like Moody's or Standard &, Poor's which rate the relative risks of
bonds issued by businesses themselves, states, or nations, so that
investors can be guided accordingly.
When trade associations of insurance companies test automo-
biles for safety in crash tests, that likewise creates benefits for the
companies in these associations, by allowing them to determine
how much to charge to insure different vehicles, and it also assists
consumers in making choices of which kinds, makes, and models
of vehicles to buy. Consumer choices in turn influence automobile
manufacturers as to what kinds of safety provisions to add to their
cars, in order to compete successfully, leading cars in general to be-
come safer over time.
To some extent, reducing risk through insurance may cause peo-
ple to take more risks. Just as lower prices for other things usually
cause more to be demanded, so lowering the costs of given risks
enables people to take on additional risks. Distinguished econo-
mist Joseph Schumpeter pointed out that cars travel faster because
they have brakes.
If you were driving a car without brakes, or with brakes that you
knew to be completely ineffective, it would be foolhardy to drive
faster than 10 or 15 miles per hour. At a sufficiently slow speed on
a sufficiently uncrowded road, you might be able to depend on
simply taking your foot off the gas and letting the car coast to a
stop. But, when you have well-functioning brakes as a risk-reduc-
ing device, you may well drive 60 miles an hour on a crowded
highway. Thus brakes reduce the dangers in a given situation but
Risky Business 131

also encourage people to drive in more dangerous situations than
they would otherwise. This does not mean that safety devices are
futile. It means that the benefits of such devices include benefits
over and beyond any benefits from net reductions of risk. For ex-
ample, because cars are able to travel at higher speeds, more exten-
sive travel for business or pleasure becomes feasible.
Similarly, when you have automobile insurance, you may drive
over to visit an old friend or family member who lives in a high
crime neighborhood, where you might not risk parking your car if
it were not insured, for fear of theft or vandalism. While you
would still not want to have your car stolen or damaged, the
chance of that happening may become an affordable risk when car
insurance covers that possibility. Whether on net balance one lives
a less risky life as a result of insurance is not always certain. But,
even if there is no net reduction in risk, there may be other bene-
fits resulting from the insurance. In addition to visiting places
where the risk would be too great otherwise, one may live up in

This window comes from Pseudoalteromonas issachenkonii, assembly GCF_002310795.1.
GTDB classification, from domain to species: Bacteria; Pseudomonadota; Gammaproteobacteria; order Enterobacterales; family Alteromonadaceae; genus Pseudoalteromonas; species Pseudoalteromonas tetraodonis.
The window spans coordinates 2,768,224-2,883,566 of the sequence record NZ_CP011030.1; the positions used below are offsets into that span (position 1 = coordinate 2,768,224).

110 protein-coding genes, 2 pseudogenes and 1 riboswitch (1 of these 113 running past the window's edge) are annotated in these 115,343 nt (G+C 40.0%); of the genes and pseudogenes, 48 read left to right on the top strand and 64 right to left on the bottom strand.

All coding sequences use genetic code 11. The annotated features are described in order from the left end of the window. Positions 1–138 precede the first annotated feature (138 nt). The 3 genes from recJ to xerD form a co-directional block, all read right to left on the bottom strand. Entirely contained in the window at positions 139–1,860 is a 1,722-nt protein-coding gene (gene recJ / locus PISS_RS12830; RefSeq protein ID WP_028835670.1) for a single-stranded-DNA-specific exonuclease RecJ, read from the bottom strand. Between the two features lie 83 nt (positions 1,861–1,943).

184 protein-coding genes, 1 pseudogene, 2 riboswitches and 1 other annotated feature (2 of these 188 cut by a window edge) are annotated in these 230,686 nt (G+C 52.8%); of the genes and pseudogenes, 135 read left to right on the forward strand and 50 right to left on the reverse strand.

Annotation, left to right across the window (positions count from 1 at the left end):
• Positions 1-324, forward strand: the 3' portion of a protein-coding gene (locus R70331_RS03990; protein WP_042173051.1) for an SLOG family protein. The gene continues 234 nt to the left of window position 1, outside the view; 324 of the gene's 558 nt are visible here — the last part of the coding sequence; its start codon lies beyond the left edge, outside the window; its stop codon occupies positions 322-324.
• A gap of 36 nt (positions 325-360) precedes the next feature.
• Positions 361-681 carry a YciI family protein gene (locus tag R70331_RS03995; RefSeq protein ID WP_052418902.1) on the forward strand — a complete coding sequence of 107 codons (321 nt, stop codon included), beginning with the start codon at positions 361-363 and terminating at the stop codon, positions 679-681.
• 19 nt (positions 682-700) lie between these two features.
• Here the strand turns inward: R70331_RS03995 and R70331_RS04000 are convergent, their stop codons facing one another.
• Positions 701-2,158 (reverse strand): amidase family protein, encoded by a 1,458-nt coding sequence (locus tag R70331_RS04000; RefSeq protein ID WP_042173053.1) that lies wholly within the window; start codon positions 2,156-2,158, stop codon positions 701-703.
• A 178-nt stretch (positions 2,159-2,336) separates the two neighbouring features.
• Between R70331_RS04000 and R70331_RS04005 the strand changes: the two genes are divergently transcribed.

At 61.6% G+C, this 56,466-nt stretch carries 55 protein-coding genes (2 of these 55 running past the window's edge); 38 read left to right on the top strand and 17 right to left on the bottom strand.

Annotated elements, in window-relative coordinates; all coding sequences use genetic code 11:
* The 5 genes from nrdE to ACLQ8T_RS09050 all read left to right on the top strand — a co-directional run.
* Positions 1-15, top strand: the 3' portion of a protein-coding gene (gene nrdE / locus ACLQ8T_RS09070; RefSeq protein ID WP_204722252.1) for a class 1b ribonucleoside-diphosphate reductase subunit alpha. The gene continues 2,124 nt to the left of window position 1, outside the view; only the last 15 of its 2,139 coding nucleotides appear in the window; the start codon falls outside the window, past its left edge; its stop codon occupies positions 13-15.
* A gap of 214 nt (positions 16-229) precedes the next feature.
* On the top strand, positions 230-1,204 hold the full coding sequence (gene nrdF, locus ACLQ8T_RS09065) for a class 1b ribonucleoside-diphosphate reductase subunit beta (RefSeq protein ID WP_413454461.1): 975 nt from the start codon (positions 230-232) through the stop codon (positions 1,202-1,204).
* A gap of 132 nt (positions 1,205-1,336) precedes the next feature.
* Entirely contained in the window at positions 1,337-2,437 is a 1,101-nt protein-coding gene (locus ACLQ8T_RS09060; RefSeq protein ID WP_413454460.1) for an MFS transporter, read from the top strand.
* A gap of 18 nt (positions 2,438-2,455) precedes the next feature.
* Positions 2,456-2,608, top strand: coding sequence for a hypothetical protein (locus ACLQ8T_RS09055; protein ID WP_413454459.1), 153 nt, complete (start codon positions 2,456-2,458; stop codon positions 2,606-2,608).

the hills in a home with a spectacular view, even if that home is
somewhat more at risk of fire because it is surrounded by trees and
is on a narrow winding road that would impede a fire truck from
reaching the home in an emergency as quickly as it could down in
the flatlands.
In addition to insurance companies which charge for the service
of carrying other people's risks, there are businesses which incor-
porate charges for risk in the prices they charge for other goods
and services. Indeed, all businesses must include some charge for
risk in their prices, though this is usually noticeable only in busi-
nesses which charge more than usual for the same goods that are
available more cheaply elsewhere because local risks are higher
than in other neighborhoods. Moreover, some risks are in effect
paid for not in money, but by a reduction in the number of busi-
nesses willing to locate in less desirable neighborhoods, or in

countries where debts are hard to collect or where crime, vandal-
ism, and terrorist activity reduce personal safety.
In some low-income neighborhoods with a history of riots, van-
dalism, and shoplifting, the local inhabitants”most of whom may
well be honest and decent people”pay the costs created by those
among them who are not by having lower quantities and qualities
of goods and services available to them locally, and at higher
prices. Many of these local inhabitants may be forced to go else-
where for shopping or to get their paychecks cashed. For example,
a study in Oakland, California, found:

Less than half (46 percent) of Oakland's low-income consumers
surveyed said that they did their banking in their neighborhoods.
However, 71 percent of middle-income area respondents said that
they did their banking in their own neighborhoods.

The same study found that it was six times as common among
Oakland's low-income residents as among its middle-income resi-
dents to use checking-cashing centers instead of banks. With
shopping as well, low-income consumers have often found them-